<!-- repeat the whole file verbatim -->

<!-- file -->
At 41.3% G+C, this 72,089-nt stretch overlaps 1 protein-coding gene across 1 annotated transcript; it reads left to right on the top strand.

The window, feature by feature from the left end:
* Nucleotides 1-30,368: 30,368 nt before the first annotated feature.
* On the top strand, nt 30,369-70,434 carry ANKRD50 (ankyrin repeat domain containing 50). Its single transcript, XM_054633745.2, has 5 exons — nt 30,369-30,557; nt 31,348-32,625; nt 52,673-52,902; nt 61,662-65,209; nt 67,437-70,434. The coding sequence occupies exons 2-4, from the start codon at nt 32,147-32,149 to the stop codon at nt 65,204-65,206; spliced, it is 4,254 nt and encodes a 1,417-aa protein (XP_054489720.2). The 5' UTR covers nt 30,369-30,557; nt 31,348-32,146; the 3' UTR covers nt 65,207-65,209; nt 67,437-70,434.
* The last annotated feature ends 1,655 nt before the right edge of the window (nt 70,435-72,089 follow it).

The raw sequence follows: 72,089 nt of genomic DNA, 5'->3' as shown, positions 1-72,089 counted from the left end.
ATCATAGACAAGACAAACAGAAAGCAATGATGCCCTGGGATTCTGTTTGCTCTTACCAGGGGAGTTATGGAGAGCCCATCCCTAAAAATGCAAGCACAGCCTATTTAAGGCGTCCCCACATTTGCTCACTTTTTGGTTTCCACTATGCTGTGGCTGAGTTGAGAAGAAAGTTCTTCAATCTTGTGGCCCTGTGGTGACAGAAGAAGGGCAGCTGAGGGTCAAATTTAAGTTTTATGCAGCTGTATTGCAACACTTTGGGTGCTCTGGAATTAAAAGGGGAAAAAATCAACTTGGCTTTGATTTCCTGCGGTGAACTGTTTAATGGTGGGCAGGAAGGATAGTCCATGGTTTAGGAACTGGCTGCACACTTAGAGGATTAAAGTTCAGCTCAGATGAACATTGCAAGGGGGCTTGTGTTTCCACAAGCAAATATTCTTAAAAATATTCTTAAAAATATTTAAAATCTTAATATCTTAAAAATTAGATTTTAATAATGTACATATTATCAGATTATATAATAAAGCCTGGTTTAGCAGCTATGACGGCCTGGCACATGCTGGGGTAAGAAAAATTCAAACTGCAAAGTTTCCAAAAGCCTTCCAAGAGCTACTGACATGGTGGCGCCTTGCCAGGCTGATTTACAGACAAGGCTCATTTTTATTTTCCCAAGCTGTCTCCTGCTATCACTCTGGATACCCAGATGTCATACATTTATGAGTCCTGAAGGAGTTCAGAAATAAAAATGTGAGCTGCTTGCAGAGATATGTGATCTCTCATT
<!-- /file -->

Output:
At 41.3% G+C, this 72,089-nt stretch overlaps 1 protein-coding gene across 1 annotated transcript; it reads left to right on the top strand.

The window, feature by feature from the left end:
* Nucleotides 1-30,368: 30,368 nt before the first annotated feature.
* On the top strand, nt 30,369-70,434 carry ANKRD50 (ankyrin repeat domain containing 50). Its single transcript, XM_054633745.2, has 5 exons — nt 30,369-30,557; nt 31,348-32,625; nt 52,673-52,902; nt 61,662-65,209; nt 67,437-70,434. The coding sequence occupies exons 2-4, from the start codon at nt 32,147-32,149 to the stop codon at nt 65,204-65,206; spliced, it is 4,254 nt and encodes a 1,417-aa protein (XP_054489720.2). The 5' UTR covers nt 30,369-30,557; nt 31,348-32,146; the 3' UTR covers nt 65,207-65,209; nt 67,437-70,434.
* The last annotated feature ends 1,655 nt before the right edge of the window (nt 70,435-72,089 follow it).

The raw sequence follows: 72,089 nt of genomic DNA, 5'->3' as shown, positions 1-72,089 counted from the left end.
ATCATAGACAAGACAAACAGAAAGCAATGATGCCCTGGGATTCTGTTTGCTCTTACCAGGGGAGTTATGGAGAGCCCATCCCTAAAAATGCAAGCACAGCCTATTTAAGGCGTCCCCACATTTGCTCACTTTTTGGTTTCCACTATGCTGTGGCTGAGTTGAGAAGAAAGTTCTTCAATCTTGTGGCCCTGTGGTGACAGAAGAAGGGCAGCTGAGGGTCAAATTTAAGTTTTATGCAGCTGTATTGCAACACTTTGGGTGCTCTGGAATTAAAAGGGGAAAAAATCAACTTGGCTTTGATTTCCTGCGGTGAACTGTTTAATGGTGGGCAGGAAGGATAGTCCATGGTTTAGGAACTGGCTGCACACTTAGAGGATTAAAGTTCAGCTCAGATGAACATTGCAAGGGGGCTTGTGTTTCCACAAGCAAATATTCTTAAAAATATTCTTAAAAATATTTAAAATCTTAATATCTTAAAAATTAGATTTTAATAATGTACATATTATCAGATTATATAATAAAGCCTGGTTTAGCAGCTATGACGGCCTGGCACATGCTGGGGTAAGAAAAATTCAAACTGCAAAGTTTCCAAAAGCCTTCCAAGAGCTACTGACATGGTGGCGCCTTGCCAGGCTGATTTACAGACAAGGCTCATTTTTATTTTCCCAAGCTGTCTCCTGCTATCACTCTGGATACCCAGATGTCATACATTTATGAGTCCTGAAGGAGTTCAGAAATAAAAATGTGAGCTGCTTGCAGAGATATGTGATCTCTCATT